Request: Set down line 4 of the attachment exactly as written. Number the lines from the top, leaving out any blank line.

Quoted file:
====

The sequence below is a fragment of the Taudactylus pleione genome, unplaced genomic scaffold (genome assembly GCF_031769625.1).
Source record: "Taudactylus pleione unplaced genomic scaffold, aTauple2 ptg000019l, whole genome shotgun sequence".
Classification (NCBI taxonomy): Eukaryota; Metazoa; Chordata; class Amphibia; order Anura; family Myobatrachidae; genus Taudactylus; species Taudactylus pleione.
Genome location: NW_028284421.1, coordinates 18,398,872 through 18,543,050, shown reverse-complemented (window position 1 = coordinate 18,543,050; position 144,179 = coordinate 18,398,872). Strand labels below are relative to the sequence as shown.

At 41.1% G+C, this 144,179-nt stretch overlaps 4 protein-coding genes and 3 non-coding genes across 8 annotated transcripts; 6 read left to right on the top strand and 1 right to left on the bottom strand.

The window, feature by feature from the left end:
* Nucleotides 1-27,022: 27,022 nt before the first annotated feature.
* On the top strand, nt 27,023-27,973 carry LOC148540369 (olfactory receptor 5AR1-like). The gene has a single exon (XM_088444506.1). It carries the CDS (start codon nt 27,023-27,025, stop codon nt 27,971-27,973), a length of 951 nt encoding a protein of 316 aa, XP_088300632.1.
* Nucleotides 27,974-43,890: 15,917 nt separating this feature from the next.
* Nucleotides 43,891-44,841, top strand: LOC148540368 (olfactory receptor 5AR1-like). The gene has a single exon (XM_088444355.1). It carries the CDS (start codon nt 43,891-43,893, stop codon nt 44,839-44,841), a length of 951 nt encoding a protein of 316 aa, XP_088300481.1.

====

Genome location: NW_028284421.1, coordinates 18,398,872 through 18,543,050, shown reverse-complemented (window position 1 = coordinate 18,543,050; position 144,179 = coordinate 18,398,872). Strand labels below are relative to the sequence as shown.